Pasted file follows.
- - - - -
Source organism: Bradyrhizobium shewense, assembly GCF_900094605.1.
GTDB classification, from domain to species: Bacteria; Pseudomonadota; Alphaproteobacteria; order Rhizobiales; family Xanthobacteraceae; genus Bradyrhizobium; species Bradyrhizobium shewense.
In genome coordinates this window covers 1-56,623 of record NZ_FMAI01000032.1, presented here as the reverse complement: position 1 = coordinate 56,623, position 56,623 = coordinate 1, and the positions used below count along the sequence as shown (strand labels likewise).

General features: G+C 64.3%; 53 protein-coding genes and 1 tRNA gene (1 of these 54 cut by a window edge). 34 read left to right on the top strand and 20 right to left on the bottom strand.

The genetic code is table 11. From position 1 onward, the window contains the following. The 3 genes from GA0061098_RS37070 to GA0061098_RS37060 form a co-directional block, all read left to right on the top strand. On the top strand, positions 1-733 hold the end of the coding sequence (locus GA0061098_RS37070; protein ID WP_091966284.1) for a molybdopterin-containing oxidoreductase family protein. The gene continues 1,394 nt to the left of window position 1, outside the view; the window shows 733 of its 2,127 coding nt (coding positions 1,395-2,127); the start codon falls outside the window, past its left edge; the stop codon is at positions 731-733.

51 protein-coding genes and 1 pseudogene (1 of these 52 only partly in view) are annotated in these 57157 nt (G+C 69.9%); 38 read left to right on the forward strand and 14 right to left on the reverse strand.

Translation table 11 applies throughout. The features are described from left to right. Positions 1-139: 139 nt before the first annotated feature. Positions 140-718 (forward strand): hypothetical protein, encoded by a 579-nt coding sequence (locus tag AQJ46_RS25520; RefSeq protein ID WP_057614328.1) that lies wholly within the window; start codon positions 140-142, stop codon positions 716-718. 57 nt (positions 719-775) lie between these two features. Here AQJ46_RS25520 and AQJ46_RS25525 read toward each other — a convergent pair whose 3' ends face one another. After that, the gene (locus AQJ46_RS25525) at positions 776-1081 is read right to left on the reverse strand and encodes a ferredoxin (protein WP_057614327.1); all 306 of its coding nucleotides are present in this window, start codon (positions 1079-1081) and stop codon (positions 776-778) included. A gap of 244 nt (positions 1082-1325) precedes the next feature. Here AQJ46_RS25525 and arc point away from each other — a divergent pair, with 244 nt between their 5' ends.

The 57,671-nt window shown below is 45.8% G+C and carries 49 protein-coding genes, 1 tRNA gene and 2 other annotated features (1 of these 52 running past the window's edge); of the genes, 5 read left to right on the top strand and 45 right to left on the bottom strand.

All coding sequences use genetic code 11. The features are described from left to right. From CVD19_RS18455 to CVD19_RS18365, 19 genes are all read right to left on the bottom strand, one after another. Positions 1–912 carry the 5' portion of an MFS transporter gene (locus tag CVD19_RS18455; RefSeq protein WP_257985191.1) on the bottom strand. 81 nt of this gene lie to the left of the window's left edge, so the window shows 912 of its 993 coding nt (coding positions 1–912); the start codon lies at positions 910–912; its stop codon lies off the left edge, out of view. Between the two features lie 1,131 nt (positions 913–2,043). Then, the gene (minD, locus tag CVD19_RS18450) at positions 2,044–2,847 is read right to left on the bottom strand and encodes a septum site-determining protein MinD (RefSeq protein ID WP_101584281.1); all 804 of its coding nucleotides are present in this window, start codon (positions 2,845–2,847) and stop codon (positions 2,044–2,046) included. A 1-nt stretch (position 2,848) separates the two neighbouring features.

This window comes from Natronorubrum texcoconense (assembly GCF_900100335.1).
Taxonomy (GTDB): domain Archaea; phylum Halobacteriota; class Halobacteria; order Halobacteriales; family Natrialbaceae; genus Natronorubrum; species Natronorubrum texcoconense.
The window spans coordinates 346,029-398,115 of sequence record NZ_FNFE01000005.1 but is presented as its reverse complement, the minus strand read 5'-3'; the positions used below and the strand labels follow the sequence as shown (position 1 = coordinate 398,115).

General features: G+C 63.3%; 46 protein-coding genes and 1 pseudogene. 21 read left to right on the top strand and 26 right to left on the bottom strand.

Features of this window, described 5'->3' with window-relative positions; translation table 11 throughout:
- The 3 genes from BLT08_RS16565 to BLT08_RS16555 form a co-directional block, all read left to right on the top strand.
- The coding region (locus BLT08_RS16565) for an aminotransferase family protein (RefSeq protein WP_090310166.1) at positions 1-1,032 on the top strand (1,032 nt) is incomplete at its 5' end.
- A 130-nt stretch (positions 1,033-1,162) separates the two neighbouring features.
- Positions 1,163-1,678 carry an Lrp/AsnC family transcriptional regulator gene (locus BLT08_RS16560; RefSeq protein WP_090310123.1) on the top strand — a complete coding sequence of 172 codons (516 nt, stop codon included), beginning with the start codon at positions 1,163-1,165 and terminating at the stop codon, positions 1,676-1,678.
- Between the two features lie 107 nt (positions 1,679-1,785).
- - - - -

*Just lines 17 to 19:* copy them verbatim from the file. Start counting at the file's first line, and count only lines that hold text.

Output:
- A 130-nt stretch (positions 1,033-1,162) separates the two neighbouring features.
- Positions 1,163-1,678 carry an Lrp/AsnC family transcriptional regulator gene (locus BLT08_RS16560; RefSeq protein WP_090310123.1) on the top strand — a complete coding sequence of 172 codons (516 nt, stop codon included), beginning with the start codon at positions 1,163-1,165 and terminating at the stop codon, positions 1,676-1,678.
- Between the two features lie 107 nt (positions 1,679-1,785).